When doing research into local biomarkers, I couldn’t help but notice the obvious amount of non-native plants populating the area. For example, my own apartment complex is populated by palm trees, flowering bushes, and thick, green grass that is clearly not native to a desert environment. Since humans are clearly having such a large influence on the biology of the local area, I thought it might be interesting to attempt to use local bio-indicators to determine information about the people (both the actual residents of an area and the results of personal presence, such as irrigation and infrastructure).
While this was just a preliminary review, I have found that the amount and type of “greenery” in certain parts of the city can be a direct bio-indicator of the wealth of that community and/or the history/irrigation system of that area.
Below: median square foot price for Phoenix homes, circa 2008 (http://www.arizonarealestatenotebook.com/phoenix-az-map-of-median-home-price-per-square-foot/)
As we can see (assuming relative home prices have stayed close to what they were in 2008), it appears that homes are most expensive in northeast Phoenix (Scottsdale), cheapest in southwest Phoenix, and mixed in other areas. If my premise that “greater wealth = more greenery” is correct, we will find residential areas of Scottsdale to be the most green, while southwest Phoenix will have notably less plant life.
(Note: because I am trying to get data from around the city, I am using Google images in order to get larger and better amounts of data, as opposed to riding my bike around and photographing random houses, which is more likely to produce skewed and questionable results).
Within Scottsdale there is green diversity:
Paradise Valley, Scottsdale
Paradise Hills, Scottsdale
Notably, the region of Arcadia appears to have lots of houses with grass or green lawns, whereas in Paradise Valley only some of the houses have lawns, but most have a large number of trees or shade. Paradise Hills appears to have even more sparse greenery, though they apparently are willing to put in the effort to keep maintaining a GOLFCOURSE in the middle of the desert.
A brief history of the region reveals the fact that Arcadia was originally developed as orchards, and thus has an effective irrigation system in place. This likely explains why the Arcadia area of Scottsdale is much greener than the similarly priced Paradise Valley and Paradise Hills area of Scottsdale.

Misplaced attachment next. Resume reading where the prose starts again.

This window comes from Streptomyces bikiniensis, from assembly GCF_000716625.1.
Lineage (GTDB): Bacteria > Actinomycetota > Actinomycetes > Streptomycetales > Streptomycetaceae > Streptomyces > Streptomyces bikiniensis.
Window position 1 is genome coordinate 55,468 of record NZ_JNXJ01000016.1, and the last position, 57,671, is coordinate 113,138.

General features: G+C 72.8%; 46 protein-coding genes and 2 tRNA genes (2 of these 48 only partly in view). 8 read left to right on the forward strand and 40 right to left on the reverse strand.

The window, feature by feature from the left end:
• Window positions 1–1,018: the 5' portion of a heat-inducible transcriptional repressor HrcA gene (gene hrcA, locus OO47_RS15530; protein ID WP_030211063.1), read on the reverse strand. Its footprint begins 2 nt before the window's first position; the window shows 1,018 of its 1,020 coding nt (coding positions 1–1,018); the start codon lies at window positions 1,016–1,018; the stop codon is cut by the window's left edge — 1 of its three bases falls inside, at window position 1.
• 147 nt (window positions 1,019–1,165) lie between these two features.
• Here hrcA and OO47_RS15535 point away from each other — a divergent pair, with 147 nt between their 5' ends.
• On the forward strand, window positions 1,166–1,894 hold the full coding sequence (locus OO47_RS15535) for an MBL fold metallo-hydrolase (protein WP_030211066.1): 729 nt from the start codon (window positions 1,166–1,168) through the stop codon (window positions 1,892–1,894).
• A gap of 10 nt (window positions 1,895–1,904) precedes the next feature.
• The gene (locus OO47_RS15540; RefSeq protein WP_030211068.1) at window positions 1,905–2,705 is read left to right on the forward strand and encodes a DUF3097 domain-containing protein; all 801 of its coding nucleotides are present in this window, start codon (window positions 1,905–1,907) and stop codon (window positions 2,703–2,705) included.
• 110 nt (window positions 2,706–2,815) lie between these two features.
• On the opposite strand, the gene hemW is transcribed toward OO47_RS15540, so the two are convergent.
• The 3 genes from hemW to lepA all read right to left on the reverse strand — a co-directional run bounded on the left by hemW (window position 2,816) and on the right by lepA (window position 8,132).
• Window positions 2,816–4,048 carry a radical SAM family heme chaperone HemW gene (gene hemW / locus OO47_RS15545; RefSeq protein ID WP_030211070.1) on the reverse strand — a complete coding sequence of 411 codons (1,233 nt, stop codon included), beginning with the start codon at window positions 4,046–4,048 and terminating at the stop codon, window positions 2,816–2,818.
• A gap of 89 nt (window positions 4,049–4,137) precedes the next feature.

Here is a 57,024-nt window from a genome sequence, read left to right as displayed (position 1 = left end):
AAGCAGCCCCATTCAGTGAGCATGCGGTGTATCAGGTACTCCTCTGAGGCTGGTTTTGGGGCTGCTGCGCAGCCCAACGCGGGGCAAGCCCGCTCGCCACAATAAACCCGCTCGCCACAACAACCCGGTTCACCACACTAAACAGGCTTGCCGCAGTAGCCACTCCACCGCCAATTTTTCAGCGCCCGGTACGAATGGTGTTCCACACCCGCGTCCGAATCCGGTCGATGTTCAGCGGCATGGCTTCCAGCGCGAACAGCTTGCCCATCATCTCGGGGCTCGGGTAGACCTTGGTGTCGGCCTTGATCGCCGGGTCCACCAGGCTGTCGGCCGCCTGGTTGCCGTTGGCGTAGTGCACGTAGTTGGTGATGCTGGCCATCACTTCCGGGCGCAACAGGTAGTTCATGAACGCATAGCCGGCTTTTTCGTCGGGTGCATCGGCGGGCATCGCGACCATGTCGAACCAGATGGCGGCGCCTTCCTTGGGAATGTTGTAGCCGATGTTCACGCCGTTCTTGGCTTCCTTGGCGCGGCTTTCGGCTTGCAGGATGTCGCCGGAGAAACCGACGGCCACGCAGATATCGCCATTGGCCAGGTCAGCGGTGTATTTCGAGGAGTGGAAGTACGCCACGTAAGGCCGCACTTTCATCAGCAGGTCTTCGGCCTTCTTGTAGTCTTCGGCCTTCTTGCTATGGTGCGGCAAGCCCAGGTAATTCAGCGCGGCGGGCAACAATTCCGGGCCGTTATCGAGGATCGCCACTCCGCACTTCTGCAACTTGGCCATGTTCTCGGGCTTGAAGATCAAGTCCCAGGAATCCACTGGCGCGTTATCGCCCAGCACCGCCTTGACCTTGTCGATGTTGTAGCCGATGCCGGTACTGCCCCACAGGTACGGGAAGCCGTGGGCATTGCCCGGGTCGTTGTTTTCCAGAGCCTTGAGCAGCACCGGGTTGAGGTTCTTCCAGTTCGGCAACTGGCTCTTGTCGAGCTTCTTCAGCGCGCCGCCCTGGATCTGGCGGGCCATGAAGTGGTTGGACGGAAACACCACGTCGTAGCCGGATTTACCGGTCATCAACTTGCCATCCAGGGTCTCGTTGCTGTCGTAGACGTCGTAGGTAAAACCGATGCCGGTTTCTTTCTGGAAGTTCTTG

In contrast, other areas of the city have much less greenery. This is likely the result of areas that were not initially irrigated, less willingness to invest in the care and upkeep of plants, and smaller lot sizes which lead to less space to plant trees, bushes, etc.
Notably, these neighborhoods in southwest Phoenix likely are not suffering from a lack of available irrigation, as many of the neighborhoods are located right next to farmland, and the communities were likely built on top of what once was irrigated land.
This raises the question, how does one access water to keep a yard green? Phoenix’s Salt River Project (SRP), is in charge of distributing and regulating the use of water in Phoenix, and provides a nifty guide to getting yourself irrigated. For obvious reasons (so that each household isn’t in charge of picking up it’s own water), they suggest working through neighborhood associations when ordering/paying for water. (http://www.srpnet.com/water/irrigation/overview.aspx). Since these decisions are made neighborhood by neighborhood, it explains some presence of greenery like in this snapshot from southwest Phoenix:
Of course, acquiring water won’t help if an irrigation system isn’t already in place, so for many neighborhoods it is unclear if they do not want to purchase water, or were built in areas that had not been properly irrigated previously (presumably because the area had not previously been used for agriculture). For a close to home example, there is a notable decrease in greenery in the neighborhoods west of campus after the first couple of blocks. I have been told this is because of lack of irrigation:
Overall, while the presence of grass and trees does not always point to a specific cause, it does seem that we can find clues towards previous agricultural endeavors and the wealth of the current inhabitants by studying the amount of greenery that has been able to flourish in this desert environment.